Strict carbon emission policies can also impact other air pollutants

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A new study reveals that setting strong standards for climate-changing carbon emissions from power plants would also result in reduction in other air pollutants harmful to human beings and environments.

The study, “Co-benefits of Carbon Standards: Air Pollution Changes under Different 111d Options for Existing Power Plants,” by scientists at Syracuse University and Harvard use three policy options for the forthcoming EPA rule as a guide to model changes in power plant emissions of four other harmful air pollutants: fine particulate matter, nitrogen oxides, sulfur dioxide, and mercury. The results were compared with a reference case for the year 2020.

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Of the three scenarios simulated, the top-performing option decreased sulfur dioxide and mercury emissions by 27 percent and nitrogen oxide emissions by 22 percent by 2020 compared to the reference case. This option reduced carbon dioxide emissions from the power sector by 35 percent from 2005 levels by 2020.

According to scientists the resulting air quality improvements are likely to lead to significant gains in public and environmental health.

“When power plants limit carbon dioxide emissions, they can also release less sulfur dioxide, nitrogen oxide and other pollutants,” said Dr. Charles Driscoll of Syracuse University. “One of the policy options we analyzed cut emissions of these non-carbon pollutants by approximately 75,000 tons per year by 2020,” Driscoll said.

The study shows that there is real opportunity to help reverse decades of environmental damage from power plant emissions and to improve human health, Driscoll said.

With a strong carbon standard, improvements are widespread, and every state receives some benefit. The maps show that the greatest benefits occur in the eastern U.S., particularly in states in and around the Ohio River Valley, as well as the Rocky Mountain region.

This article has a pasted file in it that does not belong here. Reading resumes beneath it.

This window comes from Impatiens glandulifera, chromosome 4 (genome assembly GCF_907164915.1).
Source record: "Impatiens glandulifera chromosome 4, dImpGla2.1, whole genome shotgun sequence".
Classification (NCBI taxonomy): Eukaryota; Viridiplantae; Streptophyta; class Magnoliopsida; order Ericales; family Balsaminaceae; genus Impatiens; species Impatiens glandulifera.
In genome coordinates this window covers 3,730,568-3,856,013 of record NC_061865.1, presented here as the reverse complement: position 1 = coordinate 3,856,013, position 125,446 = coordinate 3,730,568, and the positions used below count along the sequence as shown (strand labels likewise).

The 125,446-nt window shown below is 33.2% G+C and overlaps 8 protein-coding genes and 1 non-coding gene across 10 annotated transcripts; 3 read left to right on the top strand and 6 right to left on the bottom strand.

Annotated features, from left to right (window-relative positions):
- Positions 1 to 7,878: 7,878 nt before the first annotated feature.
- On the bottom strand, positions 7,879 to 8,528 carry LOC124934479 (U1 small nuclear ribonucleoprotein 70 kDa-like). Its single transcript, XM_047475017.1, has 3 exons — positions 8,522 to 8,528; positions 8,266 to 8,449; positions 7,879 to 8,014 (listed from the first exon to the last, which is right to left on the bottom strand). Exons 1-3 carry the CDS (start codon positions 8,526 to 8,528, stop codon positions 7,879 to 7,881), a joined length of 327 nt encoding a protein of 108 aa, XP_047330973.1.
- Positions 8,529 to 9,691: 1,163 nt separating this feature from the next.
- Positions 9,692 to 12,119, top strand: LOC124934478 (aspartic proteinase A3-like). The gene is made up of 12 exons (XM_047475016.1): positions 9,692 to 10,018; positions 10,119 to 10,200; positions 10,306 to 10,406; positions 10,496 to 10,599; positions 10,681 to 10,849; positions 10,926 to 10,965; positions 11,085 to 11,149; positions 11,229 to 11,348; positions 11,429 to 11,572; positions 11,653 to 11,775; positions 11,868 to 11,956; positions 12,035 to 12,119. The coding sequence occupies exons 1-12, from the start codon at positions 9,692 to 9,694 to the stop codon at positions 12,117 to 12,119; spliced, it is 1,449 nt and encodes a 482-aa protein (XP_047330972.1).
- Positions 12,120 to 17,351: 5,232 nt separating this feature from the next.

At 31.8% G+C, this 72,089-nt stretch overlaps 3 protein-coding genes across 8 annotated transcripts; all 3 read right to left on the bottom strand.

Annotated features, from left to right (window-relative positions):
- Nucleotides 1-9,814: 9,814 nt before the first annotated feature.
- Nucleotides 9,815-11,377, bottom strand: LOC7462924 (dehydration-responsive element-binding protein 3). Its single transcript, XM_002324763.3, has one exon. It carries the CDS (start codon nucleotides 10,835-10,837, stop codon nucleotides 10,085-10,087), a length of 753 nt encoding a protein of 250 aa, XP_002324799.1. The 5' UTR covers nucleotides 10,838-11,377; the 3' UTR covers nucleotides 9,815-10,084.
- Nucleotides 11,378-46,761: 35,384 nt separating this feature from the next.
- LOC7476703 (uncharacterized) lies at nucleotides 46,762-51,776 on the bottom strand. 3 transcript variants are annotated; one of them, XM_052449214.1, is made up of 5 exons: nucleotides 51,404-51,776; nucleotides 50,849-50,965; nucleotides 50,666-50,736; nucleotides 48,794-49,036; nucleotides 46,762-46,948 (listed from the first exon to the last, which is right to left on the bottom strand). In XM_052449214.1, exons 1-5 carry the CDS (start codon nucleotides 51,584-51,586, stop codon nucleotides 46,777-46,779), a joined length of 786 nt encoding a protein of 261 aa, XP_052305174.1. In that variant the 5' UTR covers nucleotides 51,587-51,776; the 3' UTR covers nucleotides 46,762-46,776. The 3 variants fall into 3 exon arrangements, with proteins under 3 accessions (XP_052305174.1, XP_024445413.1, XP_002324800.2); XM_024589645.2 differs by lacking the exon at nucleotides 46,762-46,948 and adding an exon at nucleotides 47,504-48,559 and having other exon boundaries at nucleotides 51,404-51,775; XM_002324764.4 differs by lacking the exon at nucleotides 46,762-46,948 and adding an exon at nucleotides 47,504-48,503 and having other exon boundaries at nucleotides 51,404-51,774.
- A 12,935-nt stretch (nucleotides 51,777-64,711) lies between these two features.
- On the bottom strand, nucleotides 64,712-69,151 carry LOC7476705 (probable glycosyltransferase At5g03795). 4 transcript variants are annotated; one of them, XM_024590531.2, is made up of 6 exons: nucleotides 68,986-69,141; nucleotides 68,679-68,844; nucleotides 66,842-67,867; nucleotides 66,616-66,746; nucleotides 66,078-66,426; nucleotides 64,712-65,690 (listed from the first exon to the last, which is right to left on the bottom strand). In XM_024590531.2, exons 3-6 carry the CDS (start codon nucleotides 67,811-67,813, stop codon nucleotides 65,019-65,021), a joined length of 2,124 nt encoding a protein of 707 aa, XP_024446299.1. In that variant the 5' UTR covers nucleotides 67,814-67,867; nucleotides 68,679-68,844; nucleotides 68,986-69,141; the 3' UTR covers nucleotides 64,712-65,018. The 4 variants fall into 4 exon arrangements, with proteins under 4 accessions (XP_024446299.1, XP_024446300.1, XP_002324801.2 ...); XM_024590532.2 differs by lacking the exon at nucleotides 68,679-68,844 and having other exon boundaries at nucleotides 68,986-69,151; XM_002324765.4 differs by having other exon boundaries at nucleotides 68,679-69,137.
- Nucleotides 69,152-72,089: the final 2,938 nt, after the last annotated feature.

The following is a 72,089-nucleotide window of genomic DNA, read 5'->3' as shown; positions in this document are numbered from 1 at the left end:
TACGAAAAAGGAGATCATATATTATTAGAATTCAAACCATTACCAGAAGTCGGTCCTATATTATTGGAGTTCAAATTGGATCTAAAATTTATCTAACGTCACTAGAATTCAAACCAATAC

States that are projected to benefit from the largest average decreases in fine particle pollution (PM2.5) and summer ozone pollution detrimental to human health include Ohio, Pennsylvania, Maryland, West Virginia, Illinois, Kentucky,Missouri, Indiana, Arkansas, Colorado, and Alabama (based on the top 6 states for each pollutant).

States that are projected to benefit from the largest average decreases in sulfur and nitrogen pollution detrimental to ecosystems include: Pennsylvania, Wes Virginia, Ohio, Maryland, Kentucky, Delaware, Indiana, Illinois, and Missouri (based on the top 6 states for each pollutant).

Most other states see improvements in both air quality and atmospheric deposition of pollutants which vary state to state.

“Our analysis demonstrates that strong carbon standards could also have widespread benefits to air quality and public health,” said Dr. Jonathan Buonocore, of the Harvard School of Public Health at Harvard University.

“With a mix of stringency and flexibility, the new EPA rules have the potential to substantially reduce emissions of sulfur dioxide and nitrogen oxides from power plants, which contribute to local and regional air pollution. This is an opportunity to both mitigate climate change and protect public health,” Buonocore added.

The U.S. EPA is expected to release its proposed rules for carbon pollution from existing power plants June 2.

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